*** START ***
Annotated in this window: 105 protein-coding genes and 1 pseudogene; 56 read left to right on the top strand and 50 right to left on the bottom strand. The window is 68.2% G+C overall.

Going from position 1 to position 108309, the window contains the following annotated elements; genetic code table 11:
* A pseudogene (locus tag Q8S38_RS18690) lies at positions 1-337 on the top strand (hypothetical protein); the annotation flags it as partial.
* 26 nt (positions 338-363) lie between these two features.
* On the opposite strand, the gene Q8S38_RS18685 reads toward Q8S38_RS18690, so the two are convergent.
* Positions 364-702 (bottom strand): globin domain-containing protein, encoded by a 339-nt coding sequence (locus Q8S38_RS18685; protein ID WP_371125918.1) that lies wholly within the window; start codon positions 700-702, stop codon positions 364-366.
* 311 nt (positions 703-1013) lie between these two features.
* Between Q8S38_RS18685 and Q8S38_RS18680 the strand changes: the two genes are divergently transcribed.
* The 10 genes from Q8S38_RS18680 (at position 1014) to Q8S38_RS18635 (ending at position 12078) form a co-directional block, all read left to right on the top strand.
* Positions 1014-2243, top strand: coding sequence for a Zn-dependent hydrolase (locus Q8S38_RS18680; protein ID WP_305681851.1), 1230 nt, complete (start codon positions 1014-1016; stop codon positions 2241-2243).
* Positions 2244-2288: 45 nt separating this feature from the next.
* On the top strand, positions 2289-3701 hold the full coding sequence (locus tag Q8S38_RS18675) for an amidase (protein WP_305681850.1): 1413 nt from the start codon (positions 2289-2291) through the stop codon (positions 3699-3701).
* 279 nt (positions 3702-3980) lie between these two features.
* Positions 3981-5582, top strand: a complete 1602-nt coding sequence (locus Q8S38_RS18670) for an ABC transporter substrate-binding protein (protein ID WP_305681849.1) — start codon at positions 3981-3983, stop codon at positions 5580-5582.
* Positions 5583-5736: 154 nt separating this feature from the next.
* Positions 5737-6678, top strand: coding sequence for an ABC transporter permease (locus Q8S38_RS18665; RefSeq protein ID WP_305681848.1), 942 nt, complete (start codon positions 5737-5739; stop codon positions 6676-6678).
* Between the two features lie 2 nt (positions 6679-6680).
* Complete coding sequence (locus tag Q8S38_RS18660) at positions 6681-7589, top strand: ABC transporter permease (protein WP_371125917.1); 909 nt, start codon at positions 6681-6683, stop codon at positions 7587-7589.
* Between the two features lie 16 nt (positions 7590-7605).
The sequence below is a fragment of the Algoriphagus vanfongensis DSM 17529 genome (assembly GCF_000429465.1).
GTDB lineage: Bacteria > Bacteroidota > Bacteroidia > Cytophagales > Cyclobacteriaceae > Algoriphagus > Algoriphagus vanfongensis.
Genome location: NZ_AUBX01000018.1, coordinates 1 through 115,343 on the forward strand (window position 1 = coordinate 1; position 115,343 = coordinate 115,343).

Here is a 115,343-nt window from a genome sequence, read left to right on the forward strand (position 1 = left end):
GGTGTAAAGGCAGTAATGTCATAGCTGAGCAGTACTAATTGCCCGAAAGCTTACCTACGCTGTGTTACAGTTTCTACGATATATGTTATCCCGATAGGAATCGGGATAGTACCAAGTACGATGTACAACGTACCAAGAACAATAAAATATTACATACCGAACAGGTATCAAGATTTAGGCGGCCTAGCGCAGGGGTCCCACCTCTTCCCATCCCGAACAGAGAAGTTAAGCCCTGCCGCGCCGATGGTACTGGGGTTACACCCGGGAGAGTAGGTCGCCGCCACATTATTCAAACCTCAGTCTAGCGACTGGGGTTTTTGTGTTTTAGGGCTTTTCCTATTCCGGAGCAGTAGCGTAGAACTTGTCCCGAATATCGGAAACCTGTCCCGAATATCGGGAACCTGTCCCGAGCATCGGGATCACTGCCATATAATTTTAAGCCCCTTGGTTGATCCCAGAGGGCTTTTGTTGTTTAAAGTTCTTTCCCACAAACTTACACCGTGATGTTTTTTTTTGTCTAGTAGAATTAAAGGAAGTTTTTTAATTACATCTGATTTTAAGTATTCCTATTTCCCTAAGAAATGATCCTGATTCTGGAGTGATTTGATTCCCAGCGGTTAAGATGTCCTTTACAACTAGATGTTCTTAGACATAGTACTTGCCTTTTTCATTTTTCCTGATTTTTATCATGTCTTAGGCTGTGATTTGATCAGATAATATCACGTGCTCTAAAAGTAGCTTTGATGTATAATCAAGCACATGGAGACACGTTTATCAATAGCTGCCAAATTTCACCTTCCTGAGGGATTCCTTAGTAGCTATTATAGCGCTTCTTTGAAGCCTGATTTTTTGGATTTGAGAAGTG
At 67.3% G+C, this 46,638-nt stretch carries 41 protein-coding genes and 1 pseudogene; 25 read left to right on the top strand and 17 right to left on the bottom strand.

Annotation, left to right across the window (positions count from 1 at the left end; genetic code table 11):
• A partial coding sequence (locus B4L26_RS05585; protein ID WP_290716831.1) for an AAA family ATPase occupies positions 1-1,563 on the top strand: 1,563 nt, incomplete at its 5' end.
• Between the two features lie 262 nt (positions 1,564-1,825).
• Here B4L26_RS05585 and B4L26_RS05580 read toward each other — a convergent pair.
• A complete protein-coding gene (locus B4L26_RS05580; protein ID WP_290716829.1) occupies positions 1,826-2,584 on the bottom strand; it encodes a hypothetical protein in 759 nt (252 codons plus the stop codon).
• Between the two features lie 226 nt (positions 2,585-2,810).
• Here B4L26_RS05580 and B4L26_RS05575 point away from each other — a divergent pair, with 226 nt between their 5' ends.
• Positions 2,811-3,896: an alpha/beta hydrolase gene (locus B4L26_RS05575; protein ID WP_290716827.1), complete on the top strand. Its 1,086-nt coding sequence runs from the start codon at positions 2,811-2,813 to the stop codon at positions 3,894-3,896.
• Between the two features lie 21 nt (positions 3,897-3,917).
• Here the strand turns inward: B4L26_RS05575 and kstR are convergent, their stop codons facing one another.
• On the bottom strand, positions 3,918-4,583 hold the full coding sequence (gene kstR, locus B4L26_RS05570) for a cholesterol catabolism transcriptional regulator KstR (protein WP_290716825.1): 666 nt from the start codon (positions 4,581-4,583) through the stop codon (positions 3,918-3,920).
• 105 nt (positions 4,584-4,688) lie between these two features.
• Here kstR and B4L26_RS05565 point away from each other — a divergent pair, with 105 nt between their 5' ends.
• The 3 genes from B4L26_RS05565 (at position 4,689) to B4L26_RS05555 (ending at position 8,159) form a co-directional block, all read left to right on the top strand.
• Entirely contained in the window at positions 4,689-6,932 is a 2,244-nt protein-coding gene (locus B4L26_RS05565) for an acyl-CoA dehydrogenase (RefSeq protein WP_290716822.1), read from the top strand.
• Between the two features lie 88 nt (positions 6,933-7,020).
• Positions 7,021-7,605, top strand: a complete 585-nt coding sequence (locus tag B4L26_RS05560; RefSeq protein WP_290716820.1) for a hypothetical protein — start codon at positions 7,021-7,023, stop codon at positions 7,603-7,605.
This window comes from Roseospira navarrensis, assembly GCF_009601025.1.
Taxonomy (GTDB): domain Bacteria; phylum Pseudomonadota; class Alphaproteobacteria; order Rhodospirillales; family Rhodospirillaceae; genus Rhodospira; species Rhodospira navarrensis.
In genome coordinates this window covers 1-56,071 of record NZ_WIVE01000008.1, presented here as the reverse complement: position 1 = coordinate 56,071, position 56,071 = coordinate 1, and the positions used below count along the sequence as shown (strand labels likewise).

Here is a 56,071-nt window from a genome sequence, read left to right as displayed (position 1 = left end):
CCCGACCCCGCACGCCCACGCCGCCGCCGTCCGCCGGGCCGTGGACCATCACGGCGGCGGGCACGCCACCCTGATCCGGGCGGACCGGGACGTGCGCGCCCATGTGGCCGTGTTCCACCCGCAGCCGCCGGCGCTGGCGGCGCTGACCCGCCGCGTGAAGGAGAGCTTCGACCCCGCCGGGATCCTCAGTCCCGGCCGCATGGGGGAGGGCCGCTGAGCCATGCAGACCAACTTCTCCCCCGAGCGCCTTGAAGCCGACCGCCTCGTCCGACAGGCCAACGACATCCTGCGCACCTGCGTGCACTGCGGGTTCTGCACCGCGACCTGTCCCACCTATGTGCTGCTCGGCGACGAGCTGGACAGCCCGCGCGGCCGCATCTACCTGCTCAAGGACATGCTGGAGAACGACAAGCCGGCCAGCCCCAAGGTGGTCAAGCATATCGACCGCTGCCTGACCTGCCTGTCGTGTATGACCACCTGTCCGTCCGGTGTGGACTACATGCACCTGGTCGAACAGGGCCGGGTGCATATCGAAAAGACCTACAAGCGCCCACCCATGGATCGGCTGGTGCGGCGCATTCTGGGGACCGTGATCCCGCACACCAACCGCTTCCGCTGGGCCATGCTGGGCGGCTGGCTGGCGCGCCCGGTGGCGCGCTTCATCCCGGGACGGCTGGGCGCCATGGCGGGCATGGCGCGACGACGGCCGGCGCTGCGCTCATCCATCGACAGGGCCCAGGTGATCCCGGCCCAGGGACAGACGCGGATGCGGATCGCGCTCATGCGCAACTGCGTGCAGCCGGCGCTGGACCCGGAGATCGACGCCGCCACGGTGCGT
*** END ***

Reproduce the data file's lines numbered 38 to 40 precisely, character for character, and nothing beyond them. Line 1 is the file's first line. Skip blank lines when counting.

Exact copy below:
• Here kstR and B4L26_RS05565 point away from each other — a divergent pair, with 105 nt between their 5' ends.
• The 3 genes from B4L26_RS05565 (at position 4,689) to B4L26_RS05555 (ending at position 8,159) form a co-directional block, all read left to right on the top strand.
• Entirely contained in the window at positions 4,689-6,932 is a 2,244-nt protein-coding gene (locus B4L26_RS05565) for an acyl-CoA dehydrogenase (RefSeq protein WP_290716822.1), read from the top strand.